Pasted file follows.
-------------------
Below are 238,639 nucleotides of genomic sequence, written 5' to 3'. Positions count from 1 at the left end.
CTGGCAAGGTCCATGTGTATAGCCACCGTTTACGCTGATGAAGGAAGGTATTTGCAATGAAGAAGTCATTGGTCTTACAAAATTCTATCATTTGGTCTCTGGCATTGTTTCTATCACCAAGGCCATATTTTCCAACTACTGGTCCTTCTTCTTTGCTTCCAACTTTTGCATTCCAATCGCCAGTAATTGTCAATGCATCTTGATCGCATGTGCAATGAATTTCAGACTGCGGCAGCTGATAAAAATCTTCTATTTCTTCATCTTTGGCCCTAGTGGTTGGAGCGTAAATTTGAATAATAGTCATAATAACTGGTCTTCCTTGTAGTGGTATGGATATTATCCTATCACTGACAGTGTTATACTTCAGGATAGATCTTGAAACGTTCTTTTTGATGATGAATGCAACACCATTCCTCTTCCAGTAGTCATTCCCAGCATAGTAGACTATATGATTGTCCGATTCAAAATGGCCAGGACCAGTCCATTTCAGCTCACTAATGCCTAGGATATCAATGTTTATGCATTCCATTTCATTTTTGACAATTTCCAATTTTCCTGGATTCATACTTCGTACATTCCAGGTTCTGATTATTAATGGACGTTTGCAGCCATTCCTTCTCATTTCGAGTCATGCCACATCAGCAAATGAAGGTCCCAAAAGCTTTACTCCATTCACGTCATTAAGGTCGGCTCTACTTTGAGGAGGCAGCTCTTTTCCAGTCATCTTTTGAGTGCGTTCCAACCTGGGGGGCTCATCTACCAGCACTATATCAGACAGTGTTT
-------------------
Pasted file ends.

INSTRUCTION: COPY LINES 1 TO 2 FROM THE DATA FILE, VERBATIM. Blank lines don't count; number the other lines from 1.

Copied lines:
Below are 238,639 nucleotides of genomic sequence, written 5' to 3'. Positions count from 1 at the left end.
CTGGCAAGGTCCATGTGTATAGCCACCGTTTACGCTGATGAAGGAAGGTATTTGCAATGAAGAAGTCATTGGTCTTACAAAATTCTATCATTTGGTCTCTGGCATTGTTTCTATCACCAAGGCCATATTTTCCAACTACTGGTCCTTCTTCTTTGCTTCCAACTTTTGCATTCCAATCGCCAGTAATTGTCAATGCATCTTGATCGCATGTGCAATGAATTTCAGACTGCGGCAGCTGATAAAAATCTTCTATTTCTTCATCTTTGGCCCTAGTGGTTGGAGCGTAAATTTGAATAATAGTCATAATAACTGGTCTTCCTTGTAGTGGTATGGATATTATCCTATCACTGACAGTGTTATACTTCAGGATAGATCTTGAAACGTTCTTTTTGATGATGAATGCAACACCATTCCTCTTCCAGTAGTCATTCCCAGCATAGTAGACTATATGATTGTCCGATTCAAAATGGCCAGGACCAGTCCATTTCAGCTCACTAATGCCTAGGATATCAATGTTTATGCATTCCATTTCATTTTTGACAATTTCCAATTTTCCTGGATTCATACTTCGTACATTCCAGGTTCTGATTATTAATGGACGTTTGCAGCCATTCCTTCTCATTTCGAGTCATGCCACATCAGCAAATGAAGGTCCCAAAAGCTTTACTCCATTCACGTCATTAAGGTCGGCTCTACTTTGAGGAGGCAGCTCTTTTCCAGTCATCTTTTGAGTGCGTTCCAACCTGGGGGGCTCATCTACCAGCACTATATCAGACAGTGTTT